Research carried out by

Nigeria

7

Key Takeaways: Cost of Politics

7

Key Takeaways: Cost of Politics

Population: 201 million
Head of Government: President Muhammadu Buhari
Ruling party/coalition: All Progressives Congress
Last election: 2019
Next election: 2023
Election covered by study: 2015
Registered voters: 84 million (2019)
Annual salary of member of legislature (excluding benefits): N9.6 million (US$25,265), (including benefits): N172 million (US$449,000)
Year of study: 2016

1
In 2015, leading political parties charged between N2.2 and 2.4 million (US$5,800-6,300) to candidates looking to obtain a nomination and expression of interest forms to run for the House of Representatives.
US$5,800-6,300
2015
2
Political godfathers are instrumental to the emergence of virtually every successful candidate in whichever state they control.
3
Party primaries and conventions are fraught with fraudulent practices that tilt the outcome in favour of pre-determined candidates.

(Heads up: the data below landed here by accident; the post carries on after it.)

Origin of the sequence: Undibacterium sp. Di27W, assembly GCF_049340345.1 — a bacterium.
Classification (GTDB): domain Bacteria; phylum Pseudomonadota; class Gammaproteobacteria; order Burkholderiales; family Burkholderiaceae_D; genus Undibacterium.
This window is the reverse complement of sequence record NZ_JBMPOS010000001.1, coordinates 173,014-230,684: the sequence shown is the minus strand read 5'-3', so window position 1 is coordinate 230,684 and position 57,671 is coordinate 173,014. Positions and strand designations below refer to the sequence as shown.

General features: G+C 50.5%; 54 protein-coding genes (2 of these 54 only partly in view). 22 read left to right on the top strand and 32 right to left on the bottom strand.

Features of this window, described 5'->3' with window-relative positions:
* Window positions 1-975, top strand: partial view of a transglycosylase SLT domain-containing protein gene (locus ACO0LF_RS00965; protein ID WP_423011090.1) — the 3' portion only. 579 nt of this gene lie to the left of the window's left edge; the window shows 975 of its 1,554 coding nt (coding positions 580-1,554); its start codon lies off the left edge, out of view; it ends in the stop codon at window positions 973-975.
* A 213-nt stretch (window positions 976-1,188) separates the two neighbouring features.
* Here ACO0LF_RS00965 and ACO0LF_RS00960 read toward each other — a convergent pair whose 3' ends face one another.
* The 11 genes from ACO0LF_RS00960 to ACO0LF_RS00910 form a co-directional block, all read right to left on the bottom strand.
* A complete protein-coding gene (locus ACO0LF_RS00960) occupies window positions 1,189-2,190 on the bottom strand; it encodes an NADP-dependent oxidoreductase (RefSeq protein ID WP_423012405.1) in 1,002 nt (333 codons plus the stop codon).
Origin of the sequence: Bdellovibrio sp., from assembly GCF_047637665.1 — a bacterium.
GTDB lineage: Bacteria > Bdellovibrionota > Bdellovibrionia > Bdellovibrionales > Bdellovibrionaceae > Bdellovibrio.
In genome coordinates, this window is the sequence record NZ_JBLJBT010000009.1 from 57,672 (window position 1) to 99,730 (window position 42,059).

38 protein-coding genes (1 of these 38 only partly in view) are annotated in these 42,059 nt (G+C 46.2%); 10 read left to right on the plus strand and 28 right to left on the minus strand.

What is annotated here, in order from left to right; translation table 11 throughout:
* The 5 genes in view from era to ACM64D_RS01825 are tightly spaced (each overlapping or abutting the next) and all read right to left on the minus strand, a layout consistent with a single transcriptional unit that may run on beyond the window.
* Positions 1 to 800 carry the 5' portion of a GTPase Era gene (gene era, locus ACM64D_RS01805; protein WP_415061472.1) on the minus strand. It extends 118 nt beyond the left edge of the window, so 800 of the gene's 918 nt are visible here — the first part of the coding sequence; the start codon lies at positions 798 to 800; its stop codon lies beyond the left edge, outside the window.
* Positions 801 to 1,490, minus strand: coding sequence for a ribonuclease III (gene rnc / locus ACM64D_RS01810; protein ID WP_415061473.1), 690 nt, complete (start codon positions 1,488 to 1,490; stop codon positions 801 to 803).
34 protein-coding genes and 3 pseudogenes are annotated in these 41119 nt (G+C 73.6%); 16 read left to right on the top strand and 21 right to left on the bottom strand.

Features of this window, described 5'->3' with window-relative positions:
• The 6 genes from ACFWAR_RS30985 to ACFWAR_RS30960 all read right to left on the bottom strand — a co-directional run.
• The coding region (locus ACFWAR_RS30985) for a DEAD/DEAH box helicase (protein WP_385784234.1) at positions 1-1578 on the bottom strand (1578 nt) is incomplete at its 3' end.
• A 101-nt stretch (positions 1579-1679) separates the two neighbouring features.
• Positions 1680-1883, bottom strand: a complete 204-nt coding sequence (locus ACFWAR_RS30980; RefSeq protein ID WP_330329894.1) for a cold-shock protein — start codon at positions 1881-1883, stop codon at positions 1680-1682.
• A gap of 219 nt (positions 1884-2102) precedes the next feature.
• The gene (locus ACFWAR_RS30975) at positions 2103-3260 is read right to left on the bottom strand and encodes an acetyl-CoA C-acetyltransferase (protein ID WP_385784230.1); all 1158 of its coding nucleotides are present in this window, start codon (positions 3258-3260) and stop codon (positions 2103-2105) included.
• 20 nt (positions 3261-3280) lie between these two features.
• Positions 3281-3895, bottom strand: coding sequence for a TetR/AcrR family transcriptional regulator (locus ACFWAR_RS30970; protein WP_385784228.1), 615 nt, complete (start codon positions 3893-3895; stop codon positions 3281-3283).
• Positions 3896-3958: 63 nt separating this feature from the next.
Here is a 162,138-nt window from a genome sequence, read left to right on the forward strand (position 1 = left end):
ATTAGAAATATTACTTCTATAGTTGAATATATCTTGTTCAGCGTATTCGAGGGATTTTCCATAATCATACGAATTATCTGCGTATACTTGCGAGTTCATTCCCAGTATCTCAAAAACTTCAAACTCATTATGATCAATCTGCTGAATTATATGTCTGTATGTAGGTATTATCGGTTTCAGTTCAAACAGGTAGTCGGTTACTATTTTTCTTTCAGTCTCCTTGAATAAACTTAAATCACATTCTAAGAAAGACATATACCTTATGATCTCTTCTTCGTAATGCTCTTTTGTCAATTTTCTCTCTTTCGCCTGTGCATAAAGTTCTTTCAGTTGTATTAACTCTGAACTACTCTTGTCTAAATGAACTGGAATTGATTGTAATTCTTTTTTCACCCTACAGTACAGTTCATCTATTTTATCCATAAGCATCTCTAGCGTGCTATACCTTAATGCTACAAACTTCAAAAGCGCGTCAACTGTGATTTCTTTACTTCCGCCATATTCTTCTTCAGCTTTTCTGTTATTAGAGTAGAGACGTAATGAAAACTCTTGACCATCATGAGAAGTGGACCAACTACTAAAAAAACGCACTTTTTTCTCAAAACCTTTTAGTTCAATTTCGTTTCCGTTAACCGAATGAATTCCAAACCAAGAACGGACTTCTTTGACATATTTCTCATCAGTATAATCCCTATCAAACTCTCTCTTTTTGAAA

4
Most interviewees believed candidates aspiring to be a federal MP would have to expend as much as N200 million (US$526,000) on election campaigning; five times more than the legal limit.
US$526,000
5
A study of the 2015 presidential elections indicates that huge amounts of money, far beyond total legal limits, was spent by the APC and PDP candidates on media campaigning alone (three times and eight times the legal limit respectively).
6
For a candidate, the bigger the crowds at rallies, the more the public is impressed and the more seriously his candidature is perceived. Attractive amounts are budgeted for the crowds to be rented, ranging from N3,000 to 8,000 (US$8-18) per head.
US$8-18
7
In 2015, the total traceable amount expended by the People’s Democratic Party (PDP) increased to almost N9 billion: 777.4% of the N1 billion total election limit for presidential candidates. The All Progressives Congress (APC) expended almost N3 billion in the same year.
777.4%
2015

Population: 201 million
Head of Government: President Muhammadu Buhari
Ruling party/coalition: All Progressives Congress
Last election: 2019
Next election: 2023
Election covered by study: 2015
Registered voters: 84 million (2019)